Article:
When Congressze Alexandria Ocasio-Cortez announced the Green New Deal earlier this year, she said we had only 12 years to save the planet. In saying this, she contradicted the “scientific consensus.” The prior year, the U.N. had determined that we only had 12 years to go. So, this year, we only have 11 years. It’s simple math. 12 – 1 = 11.
Eleven years as of now is actually a generous estimate of the end of the world. In 2017, the International Institute for Applied Systems Analysis said we only had 10 years remaining to save the planet. Since that was two years ago, we now only have eight years remaining.
Also in 2017, the Union of Concerned Scientists gave sapiens-kind “a second warning.” Their first warning was in 1992. At that time, they warned of a climate catastrophe in “one or a few decades.” So, the world could have ended seventeen years ago (“one decade” from 1992). Perhaps we and everything about us is an illusion. A playing out of someone’s imagination. We’re not merely post-modern, we post-reality.
Alternately, we might concern ourselves with what “a few” means in scientific discourse. Without counting systems, the numbers go “1, 2, many.” But, with the development of counting systems, sapiens advanced to numbers like 6, 7, zero, minus 1, fractions, decimals, pi, the square root of 7, and the square root of minus 7. “A few,” to have scientific content, would have to mean something like 2 or 3 or possibly 4.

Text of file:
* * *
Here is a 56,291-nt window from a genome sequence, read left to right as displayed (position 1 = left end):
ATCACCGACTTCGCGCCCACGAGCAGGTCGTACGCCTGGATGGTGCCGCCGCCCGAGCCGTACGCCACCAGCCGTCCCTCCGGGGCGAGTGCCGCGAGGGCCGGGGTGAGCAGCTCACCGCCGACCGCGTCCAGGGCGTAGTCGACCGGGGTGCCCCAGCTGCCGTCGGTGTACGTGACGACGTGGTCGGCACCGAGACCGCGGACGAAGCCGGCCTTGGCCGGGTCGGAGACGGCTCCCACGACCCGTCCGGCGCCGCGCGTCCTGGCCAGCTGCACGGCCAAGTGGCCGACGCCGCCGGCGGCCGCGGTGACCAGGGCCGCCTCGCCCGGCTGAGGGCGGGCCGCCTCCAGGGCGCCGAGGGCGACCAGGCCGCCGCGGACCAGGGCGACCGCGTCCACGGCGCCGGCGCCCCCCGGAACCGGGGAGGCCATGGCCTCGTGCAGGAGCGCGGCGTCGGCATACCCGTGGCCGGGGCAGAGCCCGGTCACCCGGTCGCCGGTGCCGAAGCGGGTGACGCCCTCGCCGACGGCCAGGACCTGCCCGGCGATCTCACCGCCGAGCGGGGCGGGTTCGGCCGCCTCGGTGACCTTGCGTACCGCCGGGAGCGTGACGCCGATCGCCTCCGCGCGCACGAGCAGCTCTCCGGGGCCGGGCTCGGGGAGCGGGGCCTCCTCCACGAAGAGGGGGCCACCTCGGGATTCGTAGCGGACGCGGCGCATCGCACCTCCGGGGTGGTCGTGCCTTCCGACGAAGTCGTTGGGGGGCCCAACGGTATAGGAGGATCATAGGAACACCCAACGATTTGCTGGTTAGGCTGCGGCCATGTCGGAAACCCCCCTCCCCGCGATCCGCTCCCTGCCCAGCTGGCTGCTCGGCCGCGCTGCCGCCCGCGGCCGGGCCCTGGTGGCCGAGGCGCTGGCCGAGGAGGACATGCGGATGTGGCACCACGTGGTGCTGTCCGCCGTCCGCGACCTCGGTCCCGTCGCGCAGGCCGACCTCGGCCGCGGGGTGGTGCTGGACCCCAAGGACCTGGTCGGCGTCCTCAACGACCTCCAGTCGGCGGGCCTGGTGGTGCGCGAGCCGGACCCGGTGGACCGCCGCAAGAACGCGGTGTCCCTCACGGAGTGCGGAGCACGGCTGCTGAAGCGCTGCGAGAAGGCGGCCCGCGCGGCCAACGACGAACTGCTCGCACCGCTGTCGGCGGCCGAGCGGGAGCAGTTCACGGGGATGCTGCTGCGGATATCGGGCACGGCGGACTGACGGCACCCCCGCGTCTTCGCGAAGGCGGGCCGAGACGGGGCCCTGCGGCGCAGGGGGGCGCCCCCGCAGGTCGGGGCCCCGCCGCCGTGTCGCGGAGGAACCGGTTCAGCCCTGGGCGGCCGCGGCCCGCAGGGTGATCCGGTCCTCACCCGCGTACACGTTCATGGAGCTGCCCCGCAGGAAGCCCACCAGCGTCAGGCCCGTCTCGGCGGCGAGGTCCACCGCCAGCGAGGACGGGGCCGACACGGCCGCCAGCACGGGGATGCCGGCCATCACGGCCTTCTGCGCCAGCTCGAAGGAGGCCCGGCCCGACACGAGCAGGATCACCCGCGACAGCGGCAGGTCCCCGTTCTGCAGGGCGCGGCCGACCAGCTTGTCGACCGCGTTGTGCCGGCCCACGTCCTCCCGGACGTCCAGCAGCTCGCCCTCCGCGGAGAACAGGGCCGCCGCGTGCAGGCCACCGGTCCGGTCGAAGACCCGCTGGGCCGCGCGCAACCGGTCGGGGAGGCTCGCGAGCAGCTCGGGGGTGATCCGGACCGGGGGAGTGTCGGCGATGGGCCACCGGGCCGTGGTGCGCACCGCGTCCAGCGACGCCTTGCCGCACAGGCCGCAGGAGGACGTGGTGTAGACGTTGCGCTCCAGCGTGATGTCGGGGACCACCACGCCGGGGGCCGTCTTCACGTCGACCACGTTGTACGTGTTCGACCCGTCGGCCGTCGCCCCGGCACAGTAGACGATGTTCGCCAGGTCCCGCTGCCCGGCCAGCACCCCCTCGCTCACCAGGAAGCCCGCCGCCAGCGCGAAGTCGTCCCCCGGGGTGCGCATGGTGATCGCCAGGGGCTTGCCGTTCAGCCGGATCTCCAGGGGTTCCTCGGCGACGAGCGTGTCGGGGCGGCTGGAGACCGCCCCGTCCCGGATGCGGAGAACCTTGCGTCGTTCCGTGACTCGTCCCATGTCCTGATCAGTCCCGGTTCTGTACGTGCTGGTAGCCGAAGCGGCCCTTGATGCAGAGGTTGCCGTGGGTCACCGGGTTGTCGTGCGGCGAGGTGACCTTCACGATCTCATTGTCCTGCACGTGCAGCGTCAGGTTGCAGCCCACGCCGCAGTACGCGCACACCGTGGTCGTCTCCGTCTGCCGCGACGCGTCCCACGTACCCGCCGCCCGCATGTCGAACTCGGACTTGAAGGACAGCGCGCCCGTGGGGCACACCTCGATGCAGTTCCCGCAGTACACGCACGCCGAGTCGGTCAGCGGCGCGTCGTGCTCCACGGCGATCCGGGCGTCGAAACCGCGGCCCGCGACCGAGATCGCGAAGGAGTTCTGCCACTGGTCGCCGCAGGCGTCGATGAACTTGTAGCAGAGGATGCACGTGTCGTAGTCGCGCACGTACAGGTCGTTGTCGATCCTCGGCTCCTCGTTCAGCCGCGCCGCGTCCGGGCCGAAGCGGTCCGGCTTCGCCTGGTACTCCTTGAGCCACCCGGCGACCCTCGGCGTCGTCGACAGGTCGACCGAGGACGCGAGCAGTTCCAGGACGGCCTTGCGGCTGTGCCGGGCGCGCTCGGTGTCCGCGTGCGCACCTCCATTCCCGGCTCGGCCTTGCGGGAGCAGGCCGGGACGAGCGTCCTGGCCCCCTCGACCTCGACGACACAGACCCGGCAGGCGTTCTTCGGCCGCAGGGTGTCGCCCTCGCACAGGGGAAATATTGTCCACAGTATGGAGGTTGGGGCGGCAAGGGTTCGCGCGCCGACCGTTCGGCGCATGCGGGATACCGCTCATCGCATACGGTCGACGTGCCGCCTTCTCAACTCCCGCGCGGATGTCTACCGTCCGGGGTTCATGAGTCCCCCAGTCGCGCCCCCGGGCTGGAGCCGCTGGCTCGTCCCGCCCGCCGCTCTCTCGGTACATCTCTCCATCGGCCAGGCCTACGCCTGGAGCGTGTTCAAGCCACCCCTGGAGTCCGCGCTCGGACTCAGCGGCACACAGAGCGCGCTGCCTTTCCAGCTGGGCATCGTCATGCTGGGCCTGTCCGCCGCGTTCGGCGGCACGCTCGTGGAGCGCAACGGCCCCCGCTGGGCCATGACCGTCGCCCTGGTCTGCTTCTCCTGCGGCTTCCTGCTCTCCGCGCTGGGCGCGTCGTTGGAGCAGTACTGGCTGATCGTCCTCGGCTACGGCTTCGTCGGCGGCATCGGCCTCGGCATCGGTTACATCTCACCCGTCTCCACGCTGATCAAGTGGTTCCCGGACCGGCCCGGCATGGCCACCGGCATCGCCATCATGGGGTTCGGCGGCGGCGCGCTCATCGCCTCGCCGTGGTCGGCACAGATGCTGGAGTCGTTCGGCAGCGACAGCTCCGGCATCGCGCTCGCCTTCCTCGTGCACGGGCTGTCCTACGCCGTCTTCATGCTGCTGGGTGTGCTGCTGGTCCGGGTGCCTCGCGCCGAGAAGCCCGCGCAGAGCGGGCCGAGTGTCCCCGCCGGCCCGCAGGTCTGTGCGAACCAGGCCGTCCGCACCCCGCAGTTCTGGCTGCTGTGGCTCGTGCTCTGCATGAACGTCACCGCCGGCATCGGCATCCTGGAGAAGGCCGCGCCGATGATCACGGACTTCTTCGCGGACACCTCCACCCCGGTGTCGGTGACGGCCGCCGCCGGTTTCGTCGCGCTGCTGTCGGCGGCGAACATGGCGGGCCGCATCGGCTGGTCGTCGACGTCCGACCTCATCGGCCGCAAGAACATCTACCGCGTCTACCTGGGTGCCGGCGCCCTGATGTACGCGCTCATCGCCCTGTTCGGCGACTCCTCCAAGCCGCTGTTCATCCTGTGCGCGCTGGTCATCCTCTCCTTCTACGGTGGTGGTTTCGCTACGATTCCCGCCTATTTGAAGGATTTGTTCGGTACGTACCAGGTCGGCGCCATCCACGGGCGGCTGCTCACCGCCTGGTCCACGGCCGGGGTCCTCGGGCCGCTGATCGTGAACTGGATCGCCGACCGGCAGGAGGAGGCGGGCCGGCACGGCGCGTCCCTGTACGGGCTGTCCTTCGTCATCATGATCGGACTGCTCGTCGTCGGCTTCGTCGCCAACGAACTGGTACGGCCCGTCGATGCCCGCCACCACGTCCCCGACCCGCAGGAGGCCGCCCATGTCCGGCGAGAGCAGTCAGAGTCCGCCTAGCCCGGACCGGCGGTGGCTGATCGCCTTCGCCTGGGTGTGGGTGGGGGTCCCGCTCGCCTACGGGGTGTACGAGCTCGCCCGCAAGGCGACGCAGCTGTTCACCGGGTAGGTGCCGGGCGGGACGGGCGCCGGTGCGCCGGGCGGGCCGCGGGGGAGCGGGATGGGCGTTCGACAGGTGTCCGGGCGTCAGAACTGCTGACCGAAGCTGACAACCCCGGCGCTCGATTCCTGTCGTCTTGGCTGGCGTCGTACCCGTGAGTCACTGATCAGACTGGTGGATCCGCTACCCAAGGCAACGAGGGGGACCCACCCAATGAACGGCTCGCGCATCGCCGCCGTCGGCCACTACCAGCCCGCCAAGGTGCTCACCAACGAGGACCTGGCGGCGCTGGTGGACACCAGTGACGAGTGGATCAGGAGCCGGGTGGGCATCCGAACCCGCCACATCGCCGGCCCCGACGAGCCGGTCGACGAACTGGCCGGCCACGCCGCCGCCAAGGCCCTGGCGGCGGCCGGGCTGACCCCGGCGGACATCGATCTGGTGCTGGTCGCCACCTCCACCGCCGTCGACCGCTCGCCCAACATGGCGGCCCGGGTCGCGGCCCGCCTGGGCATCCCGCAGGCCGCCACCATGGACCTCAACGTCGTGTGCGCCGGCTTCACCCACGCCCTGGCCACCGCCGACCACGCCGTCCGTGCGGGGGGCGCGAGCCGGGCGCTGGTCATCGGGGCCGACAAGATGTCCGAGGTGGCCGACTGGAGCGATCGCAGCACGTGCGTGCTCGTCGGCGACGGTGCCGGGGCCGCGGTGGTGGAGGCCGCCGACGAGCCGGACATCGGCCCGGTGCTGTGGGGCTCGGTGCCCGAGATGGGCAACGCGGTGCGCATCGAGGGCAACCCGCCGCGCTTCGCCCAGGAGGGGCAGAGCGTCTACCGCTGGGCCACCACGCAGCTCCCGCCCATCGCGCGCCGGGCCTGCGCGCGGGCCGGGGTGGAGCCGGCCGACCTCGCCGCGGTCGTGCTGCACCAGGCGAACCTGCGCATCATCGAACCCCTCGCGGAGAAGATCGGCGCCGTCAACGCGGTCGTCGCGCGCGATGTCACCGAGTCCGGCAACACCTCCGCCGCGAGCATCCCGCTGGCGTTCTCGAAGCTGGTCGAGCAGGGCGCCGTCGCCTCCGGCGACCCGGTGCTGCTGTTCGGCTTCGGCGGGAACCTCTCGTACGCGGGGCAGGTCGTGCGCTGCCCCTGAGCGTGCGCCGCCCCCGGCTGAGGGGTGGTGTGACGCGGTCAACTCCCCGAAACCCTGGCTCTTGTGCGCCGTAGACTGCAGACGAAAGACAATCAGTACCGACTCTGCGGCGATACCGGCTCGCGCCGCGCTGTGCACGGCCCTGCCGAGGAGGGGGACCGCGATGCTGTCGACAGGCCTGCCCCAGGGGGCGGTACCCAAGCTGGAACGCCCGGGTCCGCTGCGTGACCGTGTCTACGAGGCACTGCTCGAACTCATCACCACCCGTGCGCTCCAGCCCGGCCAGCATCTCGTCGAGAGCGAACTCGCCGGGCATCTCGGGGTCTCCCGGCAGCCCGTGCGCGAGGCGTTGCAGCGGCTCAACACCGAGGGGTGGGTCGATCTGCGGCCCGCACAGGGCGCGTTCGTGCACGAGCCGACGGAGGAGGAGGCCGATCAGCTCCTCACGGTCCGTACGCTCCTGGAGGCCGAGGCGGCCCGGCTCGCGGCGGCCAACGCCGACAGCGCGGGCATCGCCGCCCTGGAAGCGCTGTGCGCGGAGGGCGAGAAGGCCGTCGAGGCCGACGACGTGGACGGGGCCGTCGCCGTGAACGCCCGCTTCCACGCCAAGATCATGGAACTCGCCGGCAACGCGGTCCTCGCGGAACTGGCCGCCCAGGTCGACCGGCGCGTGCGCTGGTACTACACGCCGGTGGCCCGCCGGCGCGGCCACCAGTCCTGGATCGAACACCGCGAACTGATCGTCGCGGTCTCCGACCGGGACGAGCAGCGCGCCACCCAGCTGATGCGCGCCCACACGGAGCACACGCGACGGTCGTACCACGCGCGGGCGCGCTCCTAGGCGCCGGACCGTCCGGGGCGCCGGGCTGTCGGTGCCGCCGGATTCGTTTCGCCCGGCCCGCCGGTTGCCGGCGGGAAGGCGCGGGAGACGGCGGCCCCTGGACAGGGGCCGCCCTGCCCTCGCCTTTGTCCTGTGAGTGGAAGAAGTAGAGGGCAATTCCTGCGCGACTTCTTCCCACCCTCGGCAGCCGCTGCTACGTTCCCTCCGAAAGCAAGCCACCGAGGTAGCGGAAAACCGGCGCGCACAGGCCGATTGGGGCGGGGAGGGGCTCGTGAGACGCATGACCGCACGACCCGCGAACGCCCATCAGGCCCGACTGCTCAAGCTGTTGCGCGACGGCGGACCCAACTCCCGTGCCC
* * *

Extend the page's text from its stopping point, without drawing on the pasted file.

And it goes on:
To translate the original statement of the Union of Concerned Scientists into precise language, as of 1992, the end of the world was forecast to come to an end with 30 percent probability each in 1, 2 or 3 decades or 10 percent probability in 4 decades, or something like that. As we are now toward the end of the third decade of their forecast, enjoying growing populations and increasing standards of living, we’ve been mighty lucky.
But, what does it mean for the Union of Concerned Scientists to give us “a second warning?” Does this mean we go back to the end of the world coming in “one or a few decades?” If the Union of Concerned Scientists has the power to change the end of the world clock, why don’t they say the end of the world will come in one or a few billion years? Please, oh priests of the end of the world clock, be merciful on us mortals!
And what does it mean, really, for a scientific organization to re-gather, as the Union of Concerned Scientists did two years ago, to recognize the Silver (25th) anniversary of their end of the world forecast? Doesn’t it mean that they are a little slow on the uptake?
At the first Earth Day, waa-ay back in 1970, Paul Erlich famously said that four billion humans would perish in a great “die-off” between 1980 and 1989. Next year will be the Golden (50th) Anniversary of that forecast. Will we get “a second warning” of imminent disaster from the environmentalists?
You can bet on it.